“Serving water only on request is a visible sign of water conservation efforts that our members have made in day-to-day operations that patrons rarely see,” said Chris Duggan, the local government affairs director for the San Diego County California Restaurant Association. “These table-top tents will serve as reminders about the need for everyone to do their part.”

Water officials said they did not anticipate cutbacks in supplies of imported water this year that would trigger mandatory rationing affecting member agencies. But rationing could be instituted in 2015 if conditions fail to improve.

“A safe and reliable water supply is critically important to our industry — from the crops grown at local farms to preparing food and drinks for our guests,” said Stephen Zolezzi, president and chief executive of the Food & Beverage Association of San Diego. “We’re asking residents to join us as we look for ways to trim water use while maintaining the quality of life that defines our region.”

The table toppers were funded by a grant from the state Department of Water Resources.

— City News Service

Free Estate Planning Workshop Series

Girl Scouts San Diego is hosting “Estate Planning 101” workshops on Tuesdays and Thursdays, Nov. 4, 6, 11 and 13 from 9 a.m. to noon. The free series will take place at Girl Scouts’ Balboa Park headquarters, 1231 Upas St., San Diego. This is an educational program with no sales presentations.

Participants will learn how to create estate plans and work effectively with legal and financial professionals. Topics include powers of attorney, conservatorships, advance health directives, charitable giving and trustee responsibilities. Marguerite Lorenz, Certified Trust and Financial Advisor, will conduct the four classes with professionals from their respective fields.

To reserve a spot, call (888) 701-1954. For more information, visit www.sdgirlscouts.org or contact Merle Brodie, (619) 610-0804 or mbrodie@sdgirlscouts.org.

SB Capital Partners Acquires

Lawn Care Company Aerations Only

SB Capital Partners of San Diego has acquired Aerations Only Inc., a San Diego-based lawn care company has been servicing more than 10,500 households regionally on a regular basis since 1994. Today, SB Capital Partners has stepped in with a mission. “Our mission is to transform this proprietorship into a dominant lawn care enterprise and become a household name,” said Daniel Shkolnik, co-founder of SB Capital Partners. “We want to be the one-stop-shop for lawn care and landscaping.”

Since its inception, Aerations Only Inc. has primarily focused on core lawn aerations while offering an array of lawn care products, including pre-emergent weed control, gypsum, targeted insect control, as well as fertilizer and over-seeding products. The new owners said they would add new products.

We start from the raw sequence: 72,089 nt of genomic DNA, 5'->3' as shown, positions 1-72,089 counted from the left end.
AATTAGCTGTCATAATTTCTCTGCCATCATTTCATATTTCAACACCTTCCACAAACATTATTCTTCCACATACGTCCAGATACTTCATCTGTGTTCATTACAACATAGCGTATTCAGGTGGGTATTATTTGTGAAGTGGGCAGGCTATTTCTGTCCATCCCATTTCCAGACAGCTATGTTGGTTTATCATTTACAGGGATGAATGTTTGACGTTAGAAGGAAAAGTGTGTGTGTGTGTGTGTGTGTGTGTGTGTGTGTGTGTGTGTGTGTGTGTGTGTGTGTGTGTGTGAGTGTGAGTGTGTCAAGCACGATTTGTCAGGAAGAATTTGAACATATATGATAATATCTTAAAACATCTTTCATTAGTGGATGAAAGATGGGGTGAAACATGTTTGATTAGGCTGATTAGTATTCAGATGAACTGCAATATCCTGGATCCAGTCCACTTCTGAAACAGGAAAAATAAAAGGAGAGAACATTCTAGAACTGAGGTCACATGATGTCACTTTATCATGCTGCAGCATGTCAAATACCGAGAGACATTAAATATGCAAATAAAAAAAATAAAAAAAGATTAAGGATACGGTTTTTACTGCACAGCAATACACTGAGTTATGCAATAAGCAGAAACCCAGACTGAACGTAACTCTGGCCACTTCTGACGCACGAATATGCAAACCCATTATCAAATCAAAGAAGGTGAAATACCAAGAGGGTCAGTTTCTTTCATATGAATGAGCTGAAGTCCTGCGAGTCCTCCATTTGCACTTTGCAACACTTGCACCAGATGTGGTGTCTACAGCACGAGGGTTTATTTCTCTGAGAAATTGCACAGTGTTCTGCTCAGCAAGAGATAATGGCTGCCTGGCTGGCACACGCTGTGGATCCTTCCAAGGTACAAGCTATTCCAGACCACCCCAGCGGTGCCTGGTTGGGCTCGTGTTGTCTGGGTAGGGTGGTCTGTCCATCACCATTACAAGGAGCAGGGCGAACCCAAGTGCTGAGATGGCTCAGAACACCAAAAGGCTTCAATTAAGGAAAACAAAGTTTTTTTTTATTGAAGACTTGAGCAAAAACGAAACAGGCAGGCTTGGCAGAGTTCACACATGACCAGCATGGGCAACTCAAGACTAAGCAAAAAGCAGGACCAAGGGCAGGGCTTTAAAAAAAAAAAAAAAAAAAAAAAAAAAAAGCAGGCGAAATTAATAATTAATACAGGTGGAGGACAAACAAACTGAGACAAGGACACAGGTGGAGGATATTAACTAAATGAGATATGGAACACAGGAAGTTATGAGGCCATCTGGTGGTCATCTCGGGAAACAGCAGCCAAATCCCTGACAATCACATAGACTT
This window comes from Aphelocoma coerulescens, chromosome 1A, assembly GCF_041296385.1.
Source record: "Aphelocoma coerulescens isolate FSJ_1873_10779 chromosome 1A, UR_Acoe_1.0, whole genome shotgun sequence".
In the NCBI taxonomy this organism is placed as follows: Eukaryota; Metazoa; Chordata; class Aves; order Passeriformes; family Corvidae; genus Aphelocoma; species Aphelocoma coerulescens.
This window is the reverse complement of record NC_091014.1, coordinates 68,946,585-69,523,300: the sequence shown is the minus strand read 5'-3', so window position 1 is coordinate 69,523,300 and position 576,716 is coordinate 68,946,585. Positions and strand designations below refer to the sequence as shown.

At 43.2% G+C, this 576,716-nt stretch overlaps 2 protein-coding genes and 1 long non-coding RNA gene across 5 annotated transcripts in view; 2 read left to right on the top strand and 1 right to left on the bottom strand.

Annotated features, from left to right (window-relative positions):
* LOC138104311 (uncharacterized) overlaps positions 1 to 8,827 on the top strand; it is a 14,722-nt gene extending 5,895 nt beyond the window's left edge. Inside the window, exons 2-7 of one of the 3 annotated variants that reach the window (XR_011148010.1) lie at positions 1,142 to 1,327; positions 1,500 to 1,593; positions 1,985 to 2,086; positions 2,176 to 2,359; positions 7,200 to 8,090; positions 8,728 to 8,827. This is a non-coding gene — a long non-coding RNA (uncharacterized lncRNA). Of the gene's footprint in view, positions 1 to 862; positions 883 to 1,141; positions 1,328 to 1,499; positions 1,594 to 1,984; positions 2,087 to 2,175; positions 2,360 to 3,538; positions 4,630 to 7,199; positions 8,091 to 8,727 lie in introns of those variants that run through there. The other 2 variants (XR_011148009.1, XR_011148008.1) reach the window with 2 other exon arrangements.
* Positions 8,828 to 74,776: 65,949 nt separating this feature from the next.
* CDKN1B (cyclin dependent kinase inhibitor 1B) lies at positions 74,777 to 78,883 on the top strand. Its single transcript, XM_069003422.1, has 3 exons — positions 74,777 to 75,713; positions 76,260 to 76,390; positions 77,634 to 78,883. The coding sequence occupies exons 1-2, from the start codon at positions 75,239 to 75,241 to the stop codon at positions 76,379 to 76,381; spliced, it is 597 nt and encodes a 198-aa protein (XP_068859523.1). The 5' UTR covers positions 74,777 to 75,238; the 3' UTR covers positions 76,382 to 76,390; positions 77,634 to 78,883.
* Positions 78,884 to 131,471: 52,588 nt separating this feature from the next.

The company will operate under a new name, The Lawn Guys LLC. Financial terms of the sale were not disclosed.

San Diego’s Monarch School Receives

$50,000 From Clearinghouse CDFI

Clearinghouse Community Development Financial Institution has donated $50,000 to Monarch School in San Diego, a portion of which sent its eighth grade class on a three-day science camp at the Catalina Island Marine Institute.

“Since our students are homeless, their families don’t have the resources to provide them with adventurous, educational experiences that many of their peers enjoy.  Trips to an island, boat rides, snorkeling, kayaking and hiking are out of their reach while they’re living in shelters and focusing on day-to-day survival,” said Stacy Marshall of Monarch School. “This science camp offers not only these enriching activities, but also a hands-on science field experience that enhances their education.”

The remainder of the $50,000 contribution will support of the work of Monarch School to fund programs providing off-campus learning opportunities, college preparation and campus site visits, family assistance and parent training workshops. The trip to Catalina Island is the first of many student activities planned.

Specialized HIV Clinic Opens in Hillcrest

AIDS Healthcare Foundation opened its first specialized HIV clinic at 3940 Fourth Ave., Suite 140, in Hillcrest. The AHF San Diego Healthcare Center began offering specialized, client-centered HIV/AIDS care through the Hillcrest location. Michael Weinstein is president of the AIDS Healthcare Foundation. Dr. Adam Zweig is medical director of the AHF San Diego Healthcare Center.

Beginning Oct. 8, AHF will also be offering free testing and treatment for chlamydia, gonorrhea, and syphilis to San Diego men through its soon-to-open AHF San Diego Men’s Wellness Center, which will be housed in the same location as the health care center and pharmacy.